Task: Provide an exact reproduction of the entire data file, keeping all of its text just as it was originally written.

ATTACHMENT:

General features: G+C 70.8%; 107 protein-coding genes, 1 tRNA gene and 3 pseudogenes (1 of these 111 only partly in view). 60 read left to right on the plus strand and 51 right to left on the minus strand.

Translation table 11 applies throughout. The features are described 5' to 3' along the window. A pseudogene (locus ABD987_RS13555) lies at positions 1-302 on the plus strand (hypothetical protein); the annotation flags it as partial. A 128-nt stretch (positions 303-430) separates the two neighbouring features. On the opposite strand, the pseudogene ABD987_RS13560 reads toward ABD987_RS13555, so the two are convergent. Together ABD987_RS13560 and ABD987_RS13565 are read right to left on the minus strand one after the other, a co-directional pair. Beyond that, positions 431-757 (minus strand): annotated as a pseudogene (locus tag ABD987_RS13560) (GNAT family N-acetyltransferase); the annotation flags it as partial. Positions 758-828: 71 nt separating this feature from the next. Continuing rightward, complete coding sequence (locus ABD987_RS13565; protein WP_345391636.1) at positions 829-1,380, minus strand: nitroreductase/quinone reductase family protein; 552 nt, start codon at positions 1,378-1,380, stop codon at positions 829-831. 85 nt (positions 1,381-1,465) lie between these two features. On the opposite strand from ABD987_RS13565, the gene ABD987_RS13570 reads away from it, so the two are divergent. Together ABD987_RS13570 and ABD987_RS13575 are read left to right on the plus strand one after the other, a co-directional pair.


General features: G+C 70.8%; 107 protein-coding genes, 1 tRNA gene and 3 pseudogenes (1 of these 111 only partly in view). 60 read left to right on the plus strand and 51 right to left on the minus strand.

Translation table 11 applies throughout. The features are described 5' to 3' along the window. A pseudogene (locus ABD987_RS13555) lies at positions 1-302 on the plus strand (hypothetical protein); the annotation flags it as partial. A 128-nt stretch (positions 303-430) separates the two neighbouring features. On the opposite strand, the pseudogene ABD987_RS13560 reads toward ABD987_RS13555, so the two are convergent. Together ABD987_RS13560 and ABD987_RS13565 are read right to left on the minus strand one after the other, a co-directional pair. Beyond that, positions 431-757 (minus strand): annotated as a pseudogene (locus tag ABD987_RS13560) (GNAT family N-acetyltransferase); the annotation flags it as partial. Positions 758-828: 71 nt separating this feature from the next. Continuing rightward, complete coding sequence (locus ABD987_RS13565; protein WP_345391636.1) at positions 829-1,380, minus strand: nitroreductase/quinone reductase family protein; 552 nt, start codon at positions 1,378-1,380, stop codon at positions 829-831. 85 nt (positions 1,381-1,465) lie between these two features. On the opposite strand from ABD987_RS13565, the gene ABD987_RS13570 reads away from it, so the two are divergent. Together ABD987_RS13570 and ABD987_RS13575 are read left to right on the plus strand one after the other, a co-directional pair.